Normally, your GP will be the first to examine you. If they think you have melanoma, you will be referred to a specialist (dermatologist).

The specialist will examine your moles and will ask you about any changes you may have noticed and the time the moles have been there. They will also examine the rest of your body to see if there are other unusual moles.

Some specialists can examine your moles with a small instrument called a dermoscope. This produces a bigger and clearer image of the mole. It is important to know whether a mole has changed over time.

If melanoma is suspected, you may be advised to have the mole removed to find out what it is; this is called an excision biopsy.

You will be given a local anesthetic for the area around the mole to put the area to sleep and prevent discomfort. The entire mole and at least a 2-mm minimum diameter of healthy skin will be removed. Afterward, the wound is closed up with sutures; these may be taken out in 5-14 days or may dissolve by themselves. The mole will be examined under a microscope by a pathologist to see if there are any cancer cells.

  • Sentinel node biopsy (SNB)

This may be done whether or not there is swelling of the lymph nodes. Sentinel nodes are the first to drain lymph fluid from the melanoma and are the first to be involved by the cancer.

A sentinel node can offer information on the stage of the cancer.

A small amount of mildly radioactive liquid is injected to the area around the melanoma to observe which lymph nodes the liquid travels to; these are the sentinel lymph nodes.

They are removed and sent to the laboratory for examination under a microscope to see if they contain cancer cells. If the sentinel lymph nodes do not contain cancer cells, it is unlikely the other lymph nodes have been affected, meaning it will not be necessary to have them surgically removed. If they contain cancer cells surgery will be required to remove all the lymph nodes around the melanoma.

  • Ultrasound and fine-needle aspiration (FNA)

If some of the lymph nodes are swollen, ultrasound-guided fine-needle aspiration may be recommended to check them.

Just because the lymph nodes have become inflamed does not necessarily mean the melanoma has spread; indeed, the cause may be an infection.

  • Ultrasound

Ultrasound uses sound waves to create an image of a particular area in the body. The procedure is painless and only takes a few minutes. A gel is applied over the area where the lymph nodes to be examined are located, and a small device containing a microphone that emits sound waves is passed over the area. A computer converts the sound waves into an image. If abnormalities are observed in the lymph nodes, FNA is performed.

  • Fine-needle aspiration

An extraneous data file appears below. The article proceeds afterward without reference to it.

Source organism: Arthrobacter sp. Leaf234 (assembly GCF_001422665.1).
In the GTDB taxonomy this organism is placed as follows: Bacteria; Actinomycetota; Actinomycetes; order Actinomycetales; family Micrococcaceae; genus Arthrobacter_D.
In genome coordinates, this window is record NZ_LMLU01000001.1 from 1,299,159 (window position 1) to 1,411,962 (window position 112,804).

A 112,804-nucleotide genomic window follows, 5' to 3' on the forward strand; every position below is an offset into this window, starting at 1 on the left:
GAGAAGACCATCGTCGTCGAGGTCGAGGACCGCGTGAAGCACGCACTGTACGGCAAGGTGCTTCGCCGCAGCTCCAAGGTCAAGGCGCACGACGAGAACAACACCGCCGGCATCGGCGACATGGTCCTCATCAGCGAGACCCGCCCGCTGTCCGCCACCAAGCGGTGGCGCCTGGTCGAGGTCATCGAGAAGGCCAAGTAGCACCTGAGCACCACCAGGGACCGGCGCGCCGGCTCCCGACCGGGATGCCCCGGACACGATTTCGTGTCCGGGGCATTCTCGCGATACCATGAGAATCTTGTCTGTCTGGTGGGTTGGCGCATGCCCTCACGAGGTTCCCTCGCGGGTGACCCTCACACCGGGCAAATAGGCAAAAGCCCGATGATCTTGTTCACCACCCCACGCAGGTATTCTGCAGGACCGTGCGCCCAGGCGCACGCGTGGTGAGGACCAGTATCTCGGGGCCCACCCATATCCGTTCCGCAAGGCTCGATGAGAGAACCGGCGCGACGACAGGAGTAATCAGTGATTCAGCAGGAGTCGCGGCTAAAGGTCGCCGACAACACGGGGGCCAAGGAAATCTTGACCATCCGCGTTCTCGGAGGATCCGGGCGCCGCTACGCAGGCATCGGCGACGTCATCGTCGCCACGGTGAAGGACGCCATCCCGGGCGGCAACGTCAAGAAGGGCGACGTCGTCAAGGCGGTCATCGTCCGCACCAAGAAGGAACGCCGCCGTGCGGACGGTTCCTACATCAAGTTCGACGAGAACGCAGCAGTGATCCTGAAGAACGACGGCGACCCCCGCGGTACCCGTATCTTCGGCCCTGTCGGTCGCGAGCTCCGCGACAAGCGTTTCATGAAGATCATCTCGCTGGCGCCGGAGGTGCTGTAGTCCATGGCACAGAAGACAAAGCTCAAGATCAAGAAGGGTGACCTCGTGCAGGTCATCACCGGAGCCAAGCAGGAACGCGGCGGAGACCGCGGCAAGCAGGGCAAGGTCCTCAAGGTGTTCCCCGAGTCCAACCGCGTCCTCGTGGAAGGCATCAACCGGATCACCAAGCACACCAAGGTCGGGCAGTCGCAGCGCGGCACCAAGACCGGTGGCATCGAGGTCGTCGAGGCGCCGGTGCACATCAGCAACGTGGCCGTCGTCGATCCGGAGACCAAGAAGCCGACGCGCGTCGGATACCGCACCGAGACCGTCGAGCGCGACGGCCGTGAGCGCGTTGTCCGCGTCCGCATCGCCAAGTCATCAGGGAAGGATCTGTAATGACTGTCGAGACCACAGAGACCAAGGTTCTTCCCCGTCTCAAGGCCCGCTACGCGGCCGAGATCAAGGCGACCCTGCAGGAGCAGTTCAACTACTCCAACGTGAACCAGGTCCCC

FNA is a simple and quick procedure. A thin needle is inserted into the lymph node, extracting cells through a syringe. These cells are then examined under a microscope to check for cancer.

  • CT (computed tomography)

A CT takes a series of x-rays, creating a 3-D image of the lower part of the body.

It can be used to identify the exact location of the tumor or to check whether the cancer has spread. These studies take from 10 to 30 minutes and are painless.

A small amount of radiation is used, though it is very unlikely to cause you any harm. You will be asked to refrain from eating and drinking for at least four hours before the test.

You may be given a drink or an injection with a dye, which makes it possible to see certain areas more clearly. This may make you feel hot for a few minutes. It is important that you inform your health professionals if you are allergic to iodine or have asthma, as you may have a reaction to the injection.
CT scans can also be used as a guide during biopsies.

  • MRI (magnetic resonance imaging)

This test uses magnetism to build a detailed image of one of the areas of your body. The scanner is a powerful magnet, which is why you will be asked to fill out and sign a checklist and provide your consent. As part of this consent form, you will be asked if you have any implants such as a pacemaker or surgical clips. You should also tell your doctor if you have ever worked with metals or in the metal industry.

Before the scan, you will be asked to remove all metal belongings, including jewelery. Sometimes, a contrast dye is given by injection in a vein of the arm to help the images come through more clearly.

You will have to remain very still during the test, which lasts about 30 minutes. The process is painless but can be somewhat uncomfortable, and some people experience a bit of claustrophobia. It is also quite loud, though you will be given earplugs or headphones.

  • PET (positron emission tomography)

A PET scan uses slightly radioactive sugar substance to measure cell activity in the body. Before the scan, a small quantity of radioactive liquid is injected into a vein, normally in the arm. Areas of cancer are normally more active than the surrounding tissue, causing them to absorb more sugar; this shows up during the scan and points out the areas that contain cancer.